A “Letter to the People of God” severely critical of Brazilian President Jair Bolsonaro, signed by 152 Brazilian archbishops and bishops, has created a stir in Brazil.
The letter, released on 26 July, whose signatories include Cardinal Cláudio Hummes, former archbishop of São Paulo and president of REPAM, the Church Amazon Network, has been supported by 1,500 priests and deacons. The 152 bishops represent roughly one third of the whole bishops’ conference. “There have been no ruptures within the CNBB; these are difference of opinions, this is not rupture,” said one bishop who did not wish to be identified.
The 152 bishops base their statement on the section of Pope Francis’ Apostolic Exhortation Evangelii Gaudiumthat stresses the social dimension of the Gospel: “Reading the Scriptures makes it clear that the Gospel is not merely about our personal relationship with God … Both Christian preaching and life are meant to have an impact on society” (EG 180).
Brazil, they say, “is going through one of the most difficult periods of its history, like a ‘perfect storm’.” “The cause of this storm,” they say, “is a combination of an unprecedented health crisis and a disastrous collapse of the economy and tension striking the foundations of the Republic, brought about largely by the President, producing a deep crisis of politics and governance.”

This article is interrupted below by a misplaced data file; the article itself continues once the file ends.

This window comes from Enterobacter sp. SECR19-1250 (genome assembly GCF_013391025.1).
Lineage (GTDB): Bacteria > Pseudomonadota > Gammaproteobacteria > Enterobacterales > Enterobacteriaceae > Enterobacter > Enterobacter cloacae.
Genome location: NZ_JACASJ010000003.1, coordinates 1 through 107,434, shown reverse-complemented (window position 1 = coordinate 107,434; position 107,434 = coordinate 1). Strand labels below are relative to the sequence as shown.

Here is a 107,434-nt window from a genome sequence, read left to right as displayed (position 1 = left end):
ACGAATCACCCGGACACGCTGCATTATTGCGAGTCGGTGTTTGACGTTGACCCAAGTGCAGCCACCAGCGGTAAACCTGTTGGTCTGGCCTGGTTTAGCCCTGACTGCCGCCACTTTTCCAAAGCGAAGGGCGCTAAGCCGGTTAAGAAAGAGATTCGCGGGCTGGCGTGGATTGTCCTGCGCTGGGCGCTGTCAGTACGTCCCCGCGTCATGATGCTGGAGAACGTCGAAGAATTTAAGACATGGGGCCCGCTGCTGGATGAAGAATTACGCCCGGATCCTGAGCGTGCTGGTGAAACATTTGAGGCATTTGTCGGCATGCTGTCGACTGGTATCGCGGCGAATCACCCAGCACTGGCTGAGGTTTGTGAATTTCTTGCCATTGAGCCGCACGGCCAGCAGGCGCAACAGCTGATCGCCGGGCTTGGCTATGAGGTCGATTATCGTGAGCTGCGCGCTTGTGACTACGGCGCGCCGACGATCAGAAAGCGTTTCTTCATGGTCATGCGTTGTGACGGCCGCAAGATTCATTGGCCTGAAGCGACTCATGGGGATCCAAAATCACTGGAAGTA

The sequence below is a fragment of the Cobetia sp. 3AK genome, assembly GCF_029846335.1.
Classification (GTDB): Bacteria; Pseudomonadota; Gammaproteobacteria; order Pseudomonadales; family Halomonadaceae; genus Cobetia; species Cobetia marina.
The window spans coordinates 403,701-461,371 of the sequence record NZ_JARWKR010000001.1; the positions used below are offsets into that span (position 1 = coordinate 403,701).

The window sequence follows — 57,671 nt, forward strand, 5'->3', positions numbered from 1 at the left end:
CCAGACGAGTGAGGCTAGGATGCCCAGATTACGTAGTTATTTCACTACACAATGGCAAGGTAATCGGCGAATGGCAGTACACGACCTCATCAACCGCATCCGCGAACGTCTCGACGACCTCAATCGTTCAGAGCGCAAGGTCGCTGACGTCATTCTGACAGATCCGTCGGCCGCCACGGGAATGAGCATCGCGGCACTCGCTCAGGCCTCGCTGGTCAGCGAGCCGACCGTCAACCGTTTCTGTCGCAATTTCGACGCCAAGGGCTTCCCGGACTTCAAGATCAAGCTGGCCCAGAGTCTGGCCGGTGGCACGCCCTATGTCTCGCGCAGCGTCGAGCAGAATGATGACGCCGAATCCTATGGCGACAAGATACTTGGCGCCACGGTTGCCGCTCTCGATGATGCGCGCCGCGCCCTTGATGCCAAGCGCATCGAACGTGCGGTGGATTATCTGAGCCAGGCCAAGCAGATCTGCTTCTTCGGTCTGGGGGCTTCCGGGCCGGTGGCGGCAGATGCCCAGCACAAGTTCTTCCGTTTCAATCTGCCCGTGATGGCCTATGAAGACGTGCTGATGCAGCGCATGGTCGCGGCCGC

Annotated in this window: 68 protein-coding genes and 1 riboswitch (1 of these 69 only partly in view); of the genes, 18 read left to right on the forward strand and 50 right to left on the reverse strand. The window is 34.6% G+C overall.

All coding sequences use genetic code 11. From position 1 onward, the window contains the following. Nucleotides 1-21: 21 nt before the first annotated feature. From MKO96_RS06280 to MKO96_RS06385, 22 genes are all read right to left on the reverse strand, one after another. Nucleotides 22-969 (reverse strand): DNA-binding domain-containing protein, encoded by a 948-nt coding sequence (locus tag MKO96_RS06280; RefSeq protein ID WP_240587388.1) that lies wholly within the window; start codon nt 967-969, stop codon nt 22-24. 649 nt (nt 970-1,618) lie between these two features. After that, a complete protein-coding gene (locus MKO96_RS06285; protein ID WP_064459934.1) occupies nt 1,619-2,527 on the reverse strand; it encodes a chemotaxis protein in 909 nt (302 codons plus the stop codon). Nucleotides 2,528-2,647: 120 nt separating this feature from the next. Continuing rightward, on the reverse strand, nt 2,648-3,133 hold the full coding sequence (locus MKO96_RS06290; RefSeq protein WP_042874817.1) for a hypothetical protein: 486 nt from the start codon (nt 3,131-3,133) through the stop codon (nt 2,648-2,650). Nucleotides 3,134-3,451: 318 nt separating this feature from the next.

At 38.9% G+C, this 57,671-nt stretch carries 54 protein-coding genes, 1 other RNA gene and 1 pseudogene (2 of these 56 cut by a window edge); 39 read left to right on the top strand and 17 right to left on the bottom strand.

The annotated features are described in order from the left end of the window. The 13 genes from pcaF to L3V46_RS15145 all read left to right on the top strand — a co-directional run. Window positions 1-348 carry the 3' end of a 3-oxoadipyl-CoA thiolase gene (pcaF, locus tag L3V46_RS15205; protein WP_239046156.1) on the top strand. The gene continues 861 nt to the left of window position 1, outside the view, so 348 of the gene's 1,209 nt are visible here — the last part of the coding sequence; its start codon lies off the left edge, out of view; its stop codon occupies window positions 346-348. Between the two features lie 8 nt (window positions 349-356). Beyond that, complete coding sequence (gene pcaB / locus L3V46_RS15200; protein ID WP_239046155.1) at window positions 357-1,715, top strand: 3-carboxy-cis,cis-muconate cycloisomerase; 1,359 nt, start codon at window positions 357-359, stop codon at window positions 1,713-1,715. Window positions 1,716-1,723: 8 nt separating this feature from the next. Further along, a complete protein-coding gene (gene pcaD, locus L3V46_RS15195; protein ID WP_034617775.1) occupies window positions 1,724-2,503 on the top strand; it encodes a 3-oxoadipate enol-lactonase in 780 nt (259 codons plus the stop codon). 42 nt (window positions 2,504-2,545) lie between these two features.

Prominent among the problems they identify are “the unscrupulous activity of loggers, small-scale miners and mining companies, ranchers and other champions of a development model that holds in contempt human rights and the rights of mother earth … anti-scientific talk that tries to present as natural or normal the scourge of the thousands of deaths from Covid-19.”
The bishops call for “a broad national dialogue involving humanists, social movements [and] men and women of good will”.
Mr Bolsonaro, who was diagnosed with Covid-19 and has just ended three weeks’ quarantine, has resumed campaigning for municipal elections, due in November. On Friday last week he said that nearly everyone would probably end up catching the coronavirus, telling Brazilians to “face up to it”.
He said: “I regret the deaths. But people die every day, from lots of things. That's life,” he said. Brazil has counted 2.6 million Covid-19 cases and more than 94,000 deaths.